What is an Anal Fissure and How to Treat It

What is an anal fissure?

According to Doctor Butler’s, an anal fissure is a kind of tear in the tissue lining of the anal canal and can be categorized as either acute or chronic. The main difference between acute and chronic anal fissures is the severity of the illness. Chronic anal fissures typically go much deeper than acute anal fissures and take much longer to heal.

Anal fissures are not an uncommon thing and usually take about six weeks to heal. This illness is most commonly found in infants and middle-age adults, but can affect people of all ages. Anal fissures are relatively easy to diagnose, as the tear is usually visible to the naked eye and closely resembles that of a paper cut. Chronic anal fissures, however, are typically deeper tears and can have possible growths around the anal canal. If you are experiencing any of these symptoms you may want to schedule an appointment with your doctor as you most likely have an anal fissure.

  • Any pain (mild to severe) during bowel movements
  • A visible cut around the anus
  • A small lump in the skin near or around the anal fissure
  • Long-lasting pain after bowel movements
  • Blood in your stool or on toilet paper

What causes anal fissures?

According to the Mayo Clinic, anal fissures can be caused by a variety of things but some activities and other factors can increase a person’s risk of developing an anal fissure.

Your risk of an anal fissure increases if one or more of the following factors apply to you:

  • Constipation or passing hard stool
  • Childbirth
  • Crohn’s Disease – a bowel disease that causes chronic inflammation of the intestinal tract
  • Chronic diarrhea
  • Anal intercourse
  • Age

How do you treat anal fissures?

Anal fissures can be treated at home with natural remedies or, in more serious cases, with some type of medicine or anal fissure ointment. Some natural remedies you can perform at home include:

  • Change in diet: increase your fiber intake as it acts as a natural stool softener. A main treatment of anal fissures is alleviating pressure on the anal canal to help with pain and bleeding. The best way to achieve this is by softening your bowel movements.
  • Stay hydrated: drinking lots of water can help loosen stool, just make sure to stay away from drinks with caffeine because it causes dehydration.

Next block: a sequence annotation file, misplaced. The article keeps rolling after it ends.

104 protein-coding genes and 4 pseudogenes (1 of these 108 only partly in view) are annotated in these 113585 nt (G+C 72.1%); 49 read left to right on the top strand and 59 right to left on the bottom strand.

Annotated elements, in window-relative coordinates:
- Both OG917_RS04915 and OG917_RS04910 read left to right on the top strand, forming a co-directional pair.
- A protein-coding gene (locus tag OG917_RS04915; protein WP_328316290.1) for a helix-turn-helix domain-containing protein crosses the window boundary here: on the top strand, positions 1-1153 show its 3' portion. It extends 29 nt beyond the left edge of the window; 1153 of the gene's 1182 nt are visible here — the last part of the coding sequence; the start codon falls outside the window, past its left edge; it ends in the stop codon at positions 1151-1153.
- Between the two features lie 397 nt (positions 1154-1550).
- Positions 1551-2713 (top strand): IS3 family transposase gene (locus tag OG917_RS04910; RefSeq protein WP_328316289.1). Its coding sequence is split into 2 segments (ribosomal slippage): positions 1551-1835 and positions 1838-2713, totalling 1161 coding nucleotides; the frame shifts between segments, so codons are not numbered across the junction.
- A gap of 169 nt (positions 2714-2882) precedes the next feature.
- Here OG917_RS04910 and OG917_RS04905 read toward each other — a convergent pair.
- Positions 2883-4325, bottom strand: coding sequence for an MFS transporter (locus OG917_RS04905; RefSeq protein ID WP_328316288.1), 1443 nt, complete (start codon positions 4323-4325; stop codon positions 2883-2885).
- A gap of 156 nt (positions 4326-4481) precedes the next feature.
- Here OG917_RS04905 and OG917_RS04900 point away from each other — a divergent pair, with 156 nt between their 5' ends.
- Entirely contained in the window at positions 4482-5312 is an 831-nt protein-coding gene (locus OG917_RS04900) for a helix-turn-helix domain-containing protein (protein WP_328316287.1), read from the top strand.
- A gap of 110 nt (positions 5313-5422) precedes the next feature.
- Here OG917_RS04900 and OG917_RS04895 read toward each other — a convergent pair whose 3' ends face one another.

• Take a bath: Spending 20 to 30 minutes soaking in a warm bath can relax the anal muscles.
  • Keep it clean: clean the affected area gently and often to help the healing process and prevent further infection
  • Light physical activity: exercising daily helps with your digestive system. Make sure you don’t engage in strenuous activities, such as heavy lifting and long-distance running, as that can have the opposite of the desired effect.

If you are still experiencing the symptoms of anal fissures you may want to consult a doctor and try one of these non-surgical methods.

  • Laxatives: this is an over-the-counter medicine that helps with bowel movements and stool softening. If you find that changing your diet and drinking more water is not doing the trick, laxatives are an easy way to relieve built up pressure causing discomfort or pain.
  • Anal fissure ointment: you can get an anal fissure ointment from your doctor, pharmacy or even online. These hemorrhoid creams help reduce swelling and inflammation, ease pain, and treat bleeding. If you are looking for an anal fissure ointment you might consider purchasing Doctor Butler’s Hemorrhoid and Fissure Ointment.

Anal fissures are not an illness you need to stress about, as they are easily treatable. However, like most illnesses, if you do not take the proper treatment steps it could escalate into something more serious that may require surgery.

About Robert Cutler, D.O.

Dr. Robert Cutler has performed duties as a specialist in the field of Proctology over 30 years as a practicing physician. Over this time, he has had great success integrating patient care from both an efficiency standpoint and as a practical approach to holistic and preventative medicine.

Dr. Cutler also performs FDA approved Clinical Trials and has had formal research training in Human Subject Assurance Training, OHRP/NIH and Good Clinical Practice for Investigators, Quintiles. Dr. Cutler continues to work on creating more affordable solutions to help people who are affected by ano-rectal problems as well as various chronic or acute skin issues.

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